Thursday, February 15, 2018

McCord Museum 2018: Michel Campeau

February 16 -  May 6, 2018

The McCord Museum is presenting a survey of work by the Montreal photographer Michel Campeau, who is also a collector of amateur photographs. Composed of works executed between 2005 and 2017, the exhibition reflects the artist’s subjective and emotional approach to photography before the digital era. The exhibition consists of approximately 90 works that summarize the material culture and aesthetic legacy of silver-based photography. They include images of historical colour and silver prints, photographs by Campeau himself, and reproductions of slides he bought on eBay.

Life Before Digital offer an exploration of the essential components of silver-based photography, including its cameras and darkroom process, as well as a number of amateur photographs that the artist has selected for their autobiographical resonance.

By combining his own images with those of anonymous photographers, Michel Campeau reveals a practice that has crystallized his childhood memories and his quest for the existential meaning, nourished his poetic vision and, ultimately providing him with an artistic family. His point of view is not to capture a sociological moment in the collective history, but rather to present his personal vision of the poetics of the past. Thus visitors will be drawn into the world of pre-digital photography as seen through the prism of Campeau’s love of the medium: its rituals, people and faces, its capacity to immortalize a moment and make it the stuff of history and identity. By encompassing the amateur snapshot, this artistic review of the tools and techniques of silver-based photography pays tribute to the universal community of photographers.

The exhibition also presents Romain Guedj’s film Michel Campeau: Looking Back at “The Americans” by Robert Frank, which shows Michel Campeau collecting and sorting anonymous slides taken during the 1950s and 1960s, searching for those that strike him as comparable to the photographs published by Robert Frank in his famous book The Americans (1959).

Hélène Samson, curator of the exhibition and Photography Curator at the McCord Museum, stats this about the exhibition:
“Michel Campeau examines a theme that is pivotal in the history of photography – the switch from silver-based or analogue photography to digital. All of us, as amateur photographers, have witnessed and been affected by the changeover. The exhibition explores a type of photography that has been practised for many years but that is now obsolete. It represented a quite different way of making, sharing and collecting images.” 
The exhibition coincides with the publication of Michel Campeau's book Rudolph Edse : Une autobiographie involontaire/An Unintentional Autobiography, which includes essays by Michel Campeau and Hélène Samson. Co-published by the McCord Museum and Les Éditions Loco, Paris, the book is on sale at the Museum Boutique.

The exhibition will be accompanied by a number of other activities, including lectures, discussions and screenings.The events calendar can be consulted on the McCord Museum website.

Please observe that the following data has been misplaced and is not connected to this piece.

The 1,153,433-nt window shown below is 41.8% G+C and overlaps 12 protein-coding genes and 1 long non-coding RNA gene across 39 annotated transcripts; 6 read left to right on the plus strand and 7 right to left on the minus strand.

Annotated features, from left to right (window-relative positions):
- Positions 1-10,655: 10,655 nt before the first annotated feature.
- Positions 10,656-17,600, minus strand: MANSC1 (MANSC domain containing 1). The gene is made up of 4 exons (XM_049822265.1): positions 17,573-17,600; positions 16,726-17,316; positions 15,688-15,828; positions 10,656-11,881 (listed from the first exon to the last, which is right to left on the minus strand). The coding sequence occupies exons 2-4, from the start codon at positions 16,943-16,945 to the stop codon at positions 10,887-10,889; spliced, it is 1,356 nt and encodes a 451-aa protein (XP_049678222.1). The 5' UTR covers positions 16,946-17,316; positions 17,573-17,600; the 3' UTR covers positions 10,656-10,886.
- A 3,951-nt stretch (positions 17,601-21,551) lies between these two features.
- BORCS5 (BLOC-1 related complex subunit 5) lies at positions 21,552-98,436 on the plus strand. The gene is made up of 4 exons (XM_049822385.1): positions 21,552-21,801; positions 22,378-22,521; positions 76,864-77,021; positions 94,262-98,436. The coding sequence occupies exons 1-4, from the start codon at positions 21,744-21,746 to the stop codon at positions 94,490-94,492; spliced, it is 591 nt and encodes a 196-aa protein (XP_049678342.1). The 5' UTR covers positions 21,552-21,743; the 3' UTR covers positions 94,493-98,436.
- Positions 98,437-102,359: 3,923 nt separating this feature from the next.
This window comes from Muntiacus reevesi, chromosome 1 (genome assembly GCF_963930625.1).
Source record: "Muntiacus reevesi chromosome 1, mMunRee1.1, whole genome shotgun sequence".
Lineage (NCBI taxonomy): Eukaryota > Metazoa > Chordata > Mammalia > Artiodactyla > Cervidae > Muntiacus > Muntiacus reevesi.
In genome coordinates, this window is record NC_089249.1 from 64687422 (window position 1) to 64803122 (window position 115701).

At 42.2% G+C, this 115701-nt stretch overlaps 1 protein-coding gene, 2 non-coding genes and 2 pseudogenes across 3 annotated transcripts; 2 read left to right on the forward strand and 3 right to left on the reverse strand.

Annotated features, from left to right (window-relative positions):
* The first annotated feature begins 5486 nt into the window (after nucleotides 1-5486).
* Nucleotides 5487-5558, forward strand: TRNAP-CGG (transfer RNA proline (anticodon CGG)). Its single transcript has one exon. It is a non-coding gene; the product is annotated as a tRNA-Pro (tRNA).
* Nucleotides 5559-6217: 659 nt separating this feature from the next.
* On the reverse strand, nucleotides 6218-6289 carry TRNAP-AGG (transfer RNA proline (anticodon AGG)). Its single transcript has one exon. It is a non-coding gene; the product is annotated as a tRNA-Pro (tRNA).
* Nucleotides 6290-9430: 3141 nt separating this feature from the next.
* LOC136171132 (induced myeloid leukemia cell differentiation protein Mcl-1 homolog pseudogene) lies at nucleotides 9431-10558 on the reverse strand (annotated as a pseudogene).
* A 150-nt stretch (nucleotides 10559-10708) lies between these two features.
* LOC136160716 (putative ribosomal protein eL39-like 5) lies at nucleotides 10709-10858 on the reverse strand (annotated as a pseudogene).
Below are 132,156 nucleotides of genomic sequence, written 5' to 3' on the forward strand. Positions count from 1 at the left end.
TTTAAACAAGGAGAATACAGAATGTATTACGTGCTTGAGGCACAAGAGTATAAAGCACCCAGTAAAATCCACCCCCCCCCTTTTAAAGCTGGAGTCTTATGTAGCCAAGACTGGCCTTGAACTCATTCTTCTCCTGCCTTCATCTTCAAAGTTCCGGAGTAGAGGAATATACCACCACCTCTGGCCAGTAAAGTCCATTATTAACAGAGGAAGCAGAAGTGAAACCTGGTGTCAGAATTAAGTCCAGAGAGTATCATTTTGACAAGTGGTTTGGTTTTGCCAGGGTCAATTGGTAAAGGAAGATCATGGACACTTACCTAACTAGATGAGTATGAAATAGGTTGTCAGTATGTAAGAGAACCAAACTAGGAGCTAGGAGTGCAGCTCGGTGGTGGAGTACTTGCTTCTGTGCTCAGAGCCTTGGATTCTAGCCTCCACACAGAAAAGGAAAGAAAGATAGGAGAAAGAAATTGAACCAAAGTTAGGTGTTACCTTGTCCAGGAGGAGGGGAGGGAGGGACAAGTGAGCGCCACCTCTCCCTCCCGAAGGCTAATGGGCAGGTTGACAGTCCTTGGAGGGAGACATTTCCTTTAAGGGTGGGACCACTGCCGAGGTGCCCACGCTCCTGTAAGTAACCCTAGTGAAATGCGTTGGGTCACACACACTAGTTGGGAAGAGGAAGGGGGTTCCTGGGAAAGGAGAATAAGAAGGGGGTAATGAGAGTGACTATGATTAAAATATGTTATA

Three images below show Campeau's Rudolph Edse: An Unintentional Autobiography series.

Michel Campeau

Michel Campeau (Montreal, 1948) has been active on the Montreal photography scene for the past four decades. Since the documentary project titled Disraeli : une expérience humaine en photographie (1973), which marked a milestone in the history of Quebec photography, he has developed a practice that explores the subjective, narrative an ontological aspects of the medium. The extended series Week-end au « Paradis terrestre »! (1970s) expressed his fascination for his fellow human beings with an earthy realism reminiscent of street theatre. It was followed by a more introspective period, during which he examined his own life in relation to nature and photography. Around 2005, in reaction to the switch to digital, Michel Campeau began photographing darkrooms. The resulting series earned international recognition, giving rise to two publications and several exhibitions, notably at the National Gallery of Canada, in Ottawa (2014), and at the Centre Pompidou, in Paris (2015). During the same period, he began collecting vernacular photography and pursuing his creative path via the photographs of others, seeking to unveil the underlying motive force behind the practice of photography and his own desire to narrate the world. Michel Campeau is a recipient of the Bourse de carrière Jean-Paul-Riopelle from the Conseil des arts et des lettres du Québec (2009) and the Duke and Duchess of York Prize from the Canada Council for the Arts (2010). The original and multifaceted path taken by Michel Campeau’s career establishes him as one of the most important photographers of his generation, in Quebec and beyond.

Two images below: Michel Campeau at the press conference and the press visit of his McCord Museum exhibition.

Click on images to enlarge them.

About the McCord Museum

The McCord Museum is dedicated to the preservation, study and appreciation of Montreal’s social history, both past and present, as well as its people, artists and communities. It is home to one of the largest historical collections in North America, consisting of First Peoples objects, costume and textiles, photographs, decorative and visual art, and textual archives, totalling more than 1.5 million artefacts. With its contemporary perspective on history, the McCord Museum produces exciting exhibitions that captivate visitors from Montreal, Canada and beyond. It also offers educational and cultural activities, as well as innovative projects on the Internet. McCord Museum: Our People, Our Stories.

All photos in this article © Nadia Slejskova

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